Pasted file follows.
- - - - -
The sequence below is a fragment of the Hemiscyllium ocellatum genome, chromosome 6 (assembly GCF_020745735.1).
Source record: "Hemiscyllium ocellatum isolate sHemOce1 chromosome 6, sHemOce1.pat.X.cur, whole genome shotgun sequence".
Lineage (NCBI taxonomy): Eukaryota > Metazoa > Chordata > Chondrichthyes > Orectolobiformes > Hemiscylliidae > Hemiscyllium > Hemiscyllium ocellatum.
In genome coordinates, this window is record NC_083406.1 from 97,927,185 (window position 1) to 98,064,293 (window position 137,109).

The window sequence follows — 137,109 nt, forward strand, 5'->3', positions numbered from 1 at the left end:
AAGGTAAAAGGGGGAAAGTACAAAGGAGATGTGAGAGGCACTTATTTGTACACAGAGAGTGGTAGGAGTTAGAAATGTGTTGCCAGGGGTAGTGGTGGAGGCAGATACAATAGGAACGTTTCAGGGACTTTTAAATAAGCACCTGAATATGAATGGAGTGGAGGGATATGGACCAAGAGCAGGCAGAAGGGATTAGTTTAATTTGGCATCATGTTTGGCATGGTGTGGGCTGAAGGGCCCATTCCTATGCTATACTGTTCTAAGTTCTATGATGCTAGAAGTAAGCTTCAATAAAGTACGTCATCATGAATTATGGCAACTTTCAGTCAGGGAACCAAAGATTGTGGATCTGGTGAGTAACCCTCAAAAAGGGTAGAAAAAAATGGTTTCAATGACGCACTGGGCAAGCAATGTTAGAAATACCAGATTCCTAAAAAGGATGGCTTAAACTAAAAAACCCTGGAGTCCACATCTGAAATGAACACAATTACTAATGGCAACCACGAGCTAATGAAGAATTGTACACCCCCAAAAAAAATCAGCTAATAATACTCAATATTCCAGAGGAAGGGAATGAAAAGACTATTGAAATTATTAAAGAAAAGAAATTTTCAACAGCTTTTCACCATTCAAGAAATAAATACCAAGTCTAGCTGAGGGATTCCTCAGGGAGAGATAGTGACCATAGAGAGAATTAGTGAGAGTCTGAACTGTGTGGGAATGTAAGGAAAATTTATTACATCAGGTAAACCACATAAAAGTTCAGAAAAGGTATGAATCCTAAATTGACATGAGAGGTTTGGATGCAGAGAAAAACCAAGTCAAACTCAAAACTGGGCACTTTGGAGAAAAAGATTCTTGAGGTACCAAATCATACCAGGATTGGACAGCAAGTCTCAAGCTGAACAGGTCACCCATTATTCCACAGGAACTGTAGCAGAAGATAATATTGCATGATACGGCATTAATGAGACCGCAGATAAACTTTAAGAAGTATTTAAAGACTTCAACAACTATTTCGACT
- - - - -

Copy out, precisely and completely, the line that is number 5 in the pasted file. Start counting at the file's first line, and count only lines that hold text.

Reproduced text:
The window sequence follows — 137,109 nt, forward strand, 5'->3', positions numbered from 1 at the left end: